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Sunday Storytime: Charlinder is a bad influence.

Since the Authoring Situation is about as resolved as it’s going to get, I am now sitting here screaming “FREEDOM!” to no one in particular. It’s a similar sensation to when I’ve just finished a writing project, and suddenly I have no idea what to do with all this spare time.

For the first Storytime after getting the Situation squared away, I will…show you another excerpt from Charlinder’s Walk! This is from Chapter 8, just after the point where Miriam chills the fuck out and goes so far as to admit that there’s still time for Char to change his mind. Ruth and Robert are a pair of siblings who don’t get along very well with Char. It’s not entirely their fault; as Roy later remarks, Char wasn’t exactly diplomatic in the face of conflict as a kid.


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Sunday Storytime: “You love the ladies, and they love you!”

This week, I’m going to show you another sample from Charlinder’s Walk. This one is not shown on the website and has not been previously posted at this blog. I shared it with the ladies at the meetup at Teaism (thanks, Ananda!) and they enjoyed it, so today I’m posting it here.

The context is that Charlinder is going to leave on his journey within the next few weeks. All the village know he’s leaving, and they’re going to miss him, so his gal-pals are taking turns saying good-bye to him. As a result, he’s having sex a lot more often than usual, and his uncle is not oblivious. Therefore, Roy is going to tease him a bit. The village does communal meals in the main square, thus the “coming in from dinner” bit.

Also below the jump is a tidbit from my fourth novel, which is currently in the planning stage.

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Sunday Storytime: “That’s the first time anyone’s ever said that to me.”

Hello, everyone, it is now our New Year!

Reflecting back on the past year, I can honestly say, and I haven’t been able to say this about a year in I-don’t-even-know-how-long, 2011 was an awesome time for me.

This was the year that things finally came together enough that I could make things happen. You would think that being only sporadically employed would leave one with lots of spare time for authorly endeavors, but with all those months of job-searching, repeatedly moving house, and wondering how much longer I’d be able to pay my rent, I found it was awfully difficult to stay focused on a given project.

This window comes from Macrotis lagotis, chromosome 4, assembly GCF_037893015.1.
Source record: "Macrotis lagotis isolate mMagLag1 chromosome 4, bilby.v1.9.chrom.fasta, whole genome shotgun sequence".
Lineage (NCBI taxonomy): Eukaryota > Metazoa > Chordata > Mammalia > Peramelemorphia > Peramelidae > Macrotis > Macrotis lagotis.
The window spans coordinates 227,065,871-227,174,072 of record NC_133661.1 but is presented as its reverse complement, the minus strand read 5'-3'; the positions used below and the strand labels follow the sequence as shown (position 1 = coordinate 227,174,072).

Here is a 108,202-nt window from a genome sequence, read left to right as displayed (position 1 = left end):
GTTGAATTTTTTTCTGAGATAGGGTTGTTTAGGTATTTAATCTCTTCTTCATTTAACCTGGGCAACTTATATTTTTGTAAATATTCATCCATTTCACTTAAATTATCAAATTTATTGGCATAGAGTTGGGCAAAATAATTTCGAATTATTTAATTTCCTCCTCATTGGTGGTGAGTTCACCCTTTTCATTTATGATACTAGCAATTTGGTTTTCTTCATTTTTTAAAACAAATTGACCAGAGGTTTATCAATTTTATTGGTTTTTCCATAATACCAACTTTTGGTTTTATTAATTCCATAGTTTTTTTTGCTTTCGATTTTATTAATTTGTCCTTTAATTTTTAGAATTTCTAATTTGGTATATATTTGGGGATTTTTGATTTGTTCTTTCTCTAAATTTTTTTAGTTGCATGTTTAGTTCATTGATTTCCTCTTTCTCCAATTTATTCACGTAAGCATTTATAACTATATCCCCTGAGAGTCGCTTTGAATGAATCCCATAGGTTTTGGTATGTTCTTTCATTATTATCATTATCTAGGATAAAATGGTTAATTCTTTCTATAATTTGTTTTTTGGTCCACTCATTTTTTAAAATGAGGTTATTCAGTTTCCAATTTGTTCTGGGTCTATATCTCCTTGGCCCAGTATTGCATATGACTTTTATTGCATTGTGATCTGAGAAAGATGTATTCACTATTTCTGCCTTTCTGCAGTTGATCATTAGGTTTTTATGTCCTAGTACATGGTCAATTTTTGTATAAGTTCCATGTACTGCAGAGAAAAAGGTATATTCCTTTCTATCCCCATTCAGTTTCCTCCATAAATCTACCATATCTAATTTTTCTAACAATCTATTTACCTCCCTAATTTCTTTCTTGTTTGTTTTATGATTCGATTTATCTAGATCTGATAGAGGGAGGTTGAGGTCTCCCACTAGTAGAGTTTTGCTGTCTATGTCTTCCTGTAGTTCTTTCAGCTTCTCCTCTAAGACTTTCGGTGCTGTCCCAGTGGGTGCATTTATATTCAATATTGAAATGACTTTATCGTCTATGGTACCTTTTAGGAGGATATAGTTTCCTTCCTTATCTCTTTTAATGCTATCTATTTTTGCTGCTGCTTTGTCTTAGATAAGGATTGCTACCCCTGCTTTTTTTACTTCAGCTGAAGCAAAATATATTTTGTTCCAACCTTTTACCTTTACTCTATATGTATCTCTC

Most of 2010 was a real waste in terms of getting my shit together, but good things were already happening at the start of 2011. I had finally found a temp job that seemed to have some staying power, and I had a place to live which I knew was temporary, but I could make some excellent use of it while I was mine. It was the first year since 2007 that I spent with a steady paycheck and a room of my own for the full 12 months, which meant that I could stop worrying about my employment and residential situations and concentrate on writing.

2011 was the year that I was offered, and accepted, a real job with a salary and benefits for the first time since I finished my Peace Corps assignment in 2008. Even before the job offer came in, though, this is where shit gets real: 2011 is the year that I decided to self-publish my debut novel. We can talk about my thoughts on the publishing industry later, but the point is, early 2011 was when I decided to make it happen.

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Excerpt from Charlinder’s Walk: He’s got a plan.

The book is now for sale.

Here is the passage I read at the Poetry & Prose Open Mic at The Writer’s Center today. Charlinder is losing sleep and his options for transportation are sorely limited. These two ideas are not unrelated.

Late in Chapter 6…

He, too, was part of the problem. He could hardly fault his friends for shrinking away from the debate, when he himself always found it easier to shut the discussion down than to engage. Now he wanted to engage, but not if it meant he’d be alone. He needed to do something. It was his responsibility as a teacher to offer his students the truth, but the best he could give them in some subjects was gathered from materials created over a hundred-twenty years before. What else did he have, though? Did anyone have anything better since the Plague had brought about the end of previously known life?